Garden description: Two years ago when we moved to Wilmington, this back yard was full of 5 huge Norway maples, enormous burning bush shrubs and lots of forsythia. One of the first things we did was remove all of those. We then got rid of loads and loads of gray, smelly clay and brought in a dump truck load of mushroom compost. I learned where the garden centers are in DE and PA and went to town buying and planting. I have planted for bees, butterflies, birds, and fragrance, and have many natives and perennials and some annuals. The yard also had a dying crabapple and a diseased yellow wood which we hated to lose. We replaced those with native magnolias, holly, amelanchier and viburnum. Things have grown larger than we ever thought possible and I am now calling the back garden the ‘Little Shop of Horrors’ though happily it is full of color and life and wildlife.
Who are the gardeners: My husband, a lawyer and environmental activist who loves brightly colored (i.e., orange) annuals and perennials and I, a master gardener, are the worker bees here. His grandmother was one of the first female landscape architects and lived in Philadelphia. He caught the bug from her. Our daughter is a horticulturist and offers extra trees and plants from her arboretum garden and lots of free, gentle advice.
Why do you garden: It gives me much peace and joy to be in the garden and to plant and dig in the soil. I come from a long line of gardeners and it seems to be in my DNA. I say I need a 12 step program to help me with my plant buying addiction. There are worse things….
How has gardening impacted you during this time: I have helped the local garden centers survive, for one thing. I can’t stay away from them. And we are so fortunate to have the extra space and rooms in the garden to watch the nesting and feeding birds, the bees and hummingbirds, to enjoy coffee and wine in the shade of the new trees, and to wonder at how robust the garden has grown in such a short time.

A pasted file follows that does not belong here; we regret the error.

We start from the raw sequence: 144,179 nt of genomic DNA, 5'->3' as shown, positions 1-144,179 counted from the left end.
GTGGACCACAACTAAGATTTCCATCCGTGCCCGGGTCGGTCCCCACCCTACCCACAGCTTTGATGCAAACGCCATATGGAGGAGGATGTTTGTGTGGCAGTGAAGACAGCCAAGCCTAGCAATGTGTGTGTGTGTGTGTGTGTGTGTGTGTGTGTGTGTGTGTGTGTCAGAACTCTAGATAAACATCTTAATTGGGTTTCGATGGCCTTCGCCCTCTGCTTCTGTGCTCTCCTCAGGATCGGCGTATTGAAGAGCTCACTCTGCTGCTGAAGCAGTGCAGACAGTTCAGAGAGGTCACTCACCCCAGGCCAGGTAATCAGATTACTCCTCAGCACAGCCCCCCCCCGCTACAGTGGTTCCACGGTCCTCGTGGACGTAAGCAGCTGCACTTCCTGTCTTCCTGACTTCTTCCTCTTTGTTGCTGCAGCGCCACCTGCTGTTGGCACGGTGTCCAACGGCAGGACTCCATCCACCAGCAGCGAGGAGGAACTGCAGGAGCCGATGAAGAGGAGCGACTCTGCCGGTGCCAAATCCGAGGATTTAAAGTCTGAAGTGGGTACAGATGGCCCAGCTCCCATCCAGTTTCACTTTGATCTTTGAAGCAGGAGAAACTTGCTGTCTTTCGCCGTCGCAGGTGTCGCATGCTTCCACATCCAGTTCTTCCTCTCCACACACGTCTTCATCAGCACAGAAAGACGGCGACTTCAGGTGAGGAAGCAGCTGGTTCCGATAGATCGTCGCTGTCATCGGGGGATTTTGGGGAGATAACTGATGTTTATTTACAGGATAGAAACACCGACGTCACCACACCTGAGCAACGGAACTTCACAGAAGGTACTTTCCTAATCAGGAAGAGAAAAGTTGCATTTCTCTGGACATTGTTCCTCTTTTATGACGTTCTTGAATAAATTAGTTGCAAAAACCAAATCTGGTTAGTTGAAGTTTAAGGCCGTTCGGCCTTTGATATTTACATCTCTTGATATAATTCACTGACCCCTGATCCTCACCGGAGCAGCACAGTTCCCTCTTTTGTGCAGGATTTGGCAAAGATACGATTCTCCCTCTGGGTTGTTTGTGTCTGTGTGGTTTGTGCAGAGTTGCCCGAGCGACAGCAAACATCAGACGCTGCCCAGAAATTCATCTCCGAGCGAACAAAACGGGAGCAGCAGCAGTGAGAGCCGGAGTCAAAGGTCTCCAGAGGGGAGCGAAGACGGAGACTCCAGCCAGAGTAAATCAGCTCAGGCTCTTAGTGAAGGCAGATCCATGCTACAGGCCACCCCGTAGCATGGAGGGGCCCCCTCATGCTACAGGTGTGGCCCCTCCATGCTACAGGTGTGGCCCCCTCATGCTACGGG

What do you have in your garden? One of my favorites is a hardy artichoke that has gorgeous lapis fuzzy blooms and is covered with bees when in bloom. Rattlesnake master is an odd plant that I like the name of and it is a tall accent in the gardens. Lettuce, kale, arugula, parsley , other herbs and pansies in pots keep our salads fresh and pretty. Foxglove, hibiscus, a number of varieties of helianthus, hellebore, clematis, ferns, lilies, bulbs, hydrangea, rudbeckia maxima, and a new one to me – hairy balls – are some of my happy plants. Tiger eye sumac, a gift from a landscape designer friend, really catches your eye. I also like to have pots of water plants in pots and this year have papyrus and a variety of elephant ears. While every part of the castor bean plant is poisonous, the leaves and flowers are beautiful and it is so easy to grow from seed. While our dog does dig lots of shallow holes in the shade, she fortunately does not eat the plants we have.
Do you have any problems with disease or pests? If so, how are you dealing with this problem? We are overrun with squirrels and rabbits. I do trap the squirrels and relocate them across the river with hopes that they won’t return. I now put a bit of pik paint on their tails so that I can see if they make their way down Kennett Pike. Another huge pest is landscape fabric which some past owners put down almost everywhere. It makes planting very difficult and maddening.

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